Friday, March 9, 2012

The Valley of the Kings of South Korea



With its generous selection of important dead people buried in oversized tombs along the west bank of a river, walking around the necropoli of Gyeongju reminded me of Luxor's Valley of the Kings (and Queens - let's not be sexist, even though it was Egypt where that sort of thing is actively encouraged). It wasn't as good though, obviously. I knew when I toured Egypt that I'd peaked in terms of historical sightseeing, and it's all been a futile waste of my time and yours since then. Still, if it keeps me from Photoshopping my face onto Scott Bakula I'll take any excuse to get out.

I was surprised to see these Super Mario Worldesque mounds popping out of the ground when I arrived in Gyeongju, and even more surprised that no one seemed to be paying any attention to them, instead flocking to sites of negligible historical value that had briefly featured in some Korean TV drama or other. But at least this meant I'd get some clear photos to make up for my washed out photos of the similarly shaped Chocolate Hills in the Philippines.

It was probably around the time I reached the fifth set of identical, featureless mounds of turf that I realised why the Koreans aren't so enthusiastic. Still, they look quite nice at sunset.


Royal tombs of Gyeongju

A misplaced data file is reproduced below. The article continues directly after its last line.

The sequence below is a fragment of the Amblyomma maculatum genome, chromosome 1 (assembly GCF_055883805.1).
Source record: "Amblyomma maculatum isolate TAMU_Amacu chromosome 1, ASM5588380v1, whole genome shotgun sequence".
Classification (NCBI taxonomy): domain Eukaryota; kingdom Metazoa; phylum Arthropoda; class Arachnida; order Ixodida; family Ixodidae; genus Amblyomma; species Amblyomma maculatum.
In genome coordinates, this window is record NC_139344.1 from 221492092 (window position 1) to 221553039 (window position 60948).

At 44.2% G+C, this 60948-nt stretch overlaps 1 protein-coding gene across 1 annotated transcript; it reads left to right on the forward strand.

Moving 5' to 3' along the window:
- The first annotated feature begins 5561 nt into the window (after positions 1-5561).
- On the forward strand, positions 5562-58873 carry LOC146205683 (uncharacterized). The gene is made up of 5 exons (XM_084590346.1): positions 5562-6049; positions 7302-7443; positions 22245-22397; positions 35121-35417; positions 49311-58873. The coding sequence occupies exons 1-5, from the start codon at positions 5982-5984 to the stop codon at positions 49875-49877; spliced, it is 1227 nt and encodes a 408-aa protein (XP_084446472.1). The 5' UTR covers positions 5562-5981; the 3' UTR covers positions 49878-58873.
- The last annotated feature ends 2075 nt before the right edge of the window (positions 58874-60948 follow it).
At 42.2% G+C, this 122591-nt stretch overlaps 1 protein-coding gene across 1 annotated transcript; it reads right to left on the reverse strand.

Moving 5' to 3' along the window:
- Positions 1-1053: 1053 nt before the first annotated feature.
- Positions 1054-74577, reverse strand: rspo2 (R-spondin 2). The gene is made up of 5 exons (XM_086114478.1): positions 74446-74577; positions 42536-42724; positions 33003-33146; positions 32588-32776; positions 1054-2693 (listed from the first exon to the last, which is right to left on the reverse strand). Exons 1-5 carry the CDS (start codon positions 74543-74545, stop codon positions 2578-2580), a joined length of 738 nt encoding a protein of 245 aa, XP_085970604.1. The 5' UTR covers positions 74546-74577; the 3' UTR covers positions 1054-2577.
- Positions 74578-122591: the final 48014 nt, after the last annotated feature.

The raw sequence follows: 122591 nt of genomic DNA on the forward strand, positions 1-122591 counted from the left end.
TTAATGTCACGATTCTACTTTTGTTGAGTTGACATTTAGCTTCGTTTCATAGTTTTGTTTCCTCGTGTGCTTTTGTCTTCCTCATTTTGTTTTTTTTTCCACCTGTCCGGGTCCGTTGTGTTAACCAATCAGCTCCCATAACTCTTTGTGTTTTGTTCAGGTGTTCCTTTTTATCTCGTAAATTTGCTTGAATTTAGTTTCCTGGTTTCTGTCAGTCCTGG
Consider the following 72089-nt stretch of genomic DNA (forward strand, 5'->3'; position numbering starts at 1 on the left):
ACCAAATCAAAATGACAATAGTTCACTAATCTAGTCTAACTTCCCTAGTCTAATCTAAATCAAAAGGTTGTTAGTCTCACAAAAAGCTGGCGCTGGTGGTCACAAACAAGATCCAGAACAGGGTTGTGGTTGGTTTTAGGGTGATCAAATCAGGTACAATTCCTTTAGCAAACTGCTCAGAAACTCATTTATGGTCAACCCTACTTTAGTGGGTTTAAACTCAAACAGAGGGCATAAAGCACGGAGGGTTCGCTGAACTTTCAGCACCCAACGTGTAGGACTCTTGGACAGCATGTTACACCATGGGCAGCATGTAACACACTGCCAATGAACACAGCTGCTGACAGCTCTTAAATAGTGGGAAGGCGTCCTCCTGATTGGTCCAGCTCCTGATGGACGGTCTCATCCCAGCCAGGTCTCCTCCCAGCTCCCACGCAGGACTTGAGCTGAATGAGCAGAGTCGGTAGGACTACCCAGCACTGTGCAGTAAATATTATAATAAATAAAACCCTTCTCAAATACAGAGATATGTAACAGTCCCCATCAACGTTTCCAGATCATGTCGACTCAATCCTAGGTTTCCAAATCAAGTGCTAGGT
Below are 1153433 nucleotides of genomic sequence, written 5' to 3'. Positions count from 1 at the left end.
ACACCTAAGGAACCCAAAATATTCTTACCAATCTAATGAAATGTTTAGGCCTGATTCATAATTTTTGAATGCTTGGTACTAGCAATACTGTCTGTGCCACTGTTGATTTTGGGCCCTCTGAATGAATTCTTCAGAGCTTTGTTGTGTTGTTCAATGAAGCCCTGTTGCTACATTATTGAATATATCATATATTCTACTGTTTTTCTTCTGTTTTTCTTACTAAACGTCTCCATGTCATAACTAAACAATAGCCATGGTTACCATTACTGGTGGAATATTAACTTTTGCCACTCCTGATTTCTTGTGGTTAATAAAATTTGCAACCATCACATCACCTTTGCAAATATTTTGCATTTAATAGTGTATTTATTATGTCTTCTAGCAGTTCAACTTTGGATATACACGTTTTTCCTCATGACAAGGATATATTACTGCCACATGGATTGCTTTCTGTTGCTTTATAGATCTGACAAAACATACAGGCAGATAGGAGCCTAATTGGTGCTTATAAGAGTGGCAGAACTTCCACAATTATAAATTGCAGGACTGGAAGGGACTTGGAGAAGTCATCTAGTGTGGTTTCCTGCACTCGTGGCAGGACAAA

Inappropriately cutesy characters welcome visitors to see the sites where they putrefied



Daeneungwon royal tombs






Bhongwangdae at sunset.
(Huh-huh-huh, 'bong')
(Huh-huh-huh, 'wang')



Noseo-ri tombs in the less attractive light of day



Five tombs complex of Silla



Sungdeokjeon shrine (1735) at five tombs complex



I don't think we need a translation here, that all seems perfectly MENTAL.
WHAT THE BLOODY HELL IS THIS?


West bank



Hyeongsangang river from its good side



Tombs of Kim Yang (d.857) and Kim In-mun (d.694).
I spent a long time looking at these ones. For some reason. Mmm



Royal tomb of King Muyeorwang (d.661). You had to pay to get into this one, but I was already mound-fatigued by this point, so thought I'd subject you to lousy, foliage-obscured views taken sneakily over fences instead. Welcome aboard Dave's Luxury Tours!



Royal tomb of King Jinheung is somewhere in this picture



Seoak Seowon Confucian shrine academy (1571)



Sungmujeon shrine (1992). Yes, that 1992 - it's not just the Korean people whose age is impossible to determine, but their monuments too. They could have conceivably built their entire heritage in the 90s to trick gullible tourists and I'd be none the wiser



Tomb of General Kim Yu-sin (d.673).
The fence must make this a particularly special hemisphere of dirt



In the hunt for prestigious death, I forgot to take photos of the nice living world around me



Expecting someone? Nice try, Gyeongju, but I won't be dying today



oh! NO~

2 comments:

  1. The Postman Pat theme tune is a pretty good backing track for reading this post. If not for the intro (on the video), it would've been a really good length as well. Good choice!

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    Replies
    1. I bloody loved that programme. When I was about two I mean, not still. No.

      My parents mistakenly believed I preferred Thomas, judging by my Thomas-themed bed linen and wallpaper at the time. But something about that cosy, tranquil village of Greendale (I mean, whatever it was called, I wouldn't know) comforted me.

      Jesus, even when I was two I was already an old man.

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